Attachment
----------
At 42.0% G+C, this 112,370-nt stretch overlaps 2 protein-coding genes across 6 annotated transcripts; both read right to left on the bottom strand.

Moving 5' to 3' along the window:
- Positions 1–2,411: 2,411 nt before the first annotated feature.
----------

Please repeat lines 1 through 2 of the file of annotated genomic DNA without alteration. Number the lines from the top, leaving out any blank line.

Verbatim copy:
At 42.0% G+C, this 112,370-nt stretch overlaps 2 protein-coding genes across 6 annotated transcripts; both read right to left on the bottom strand.

Moving 5' to 3' along the window: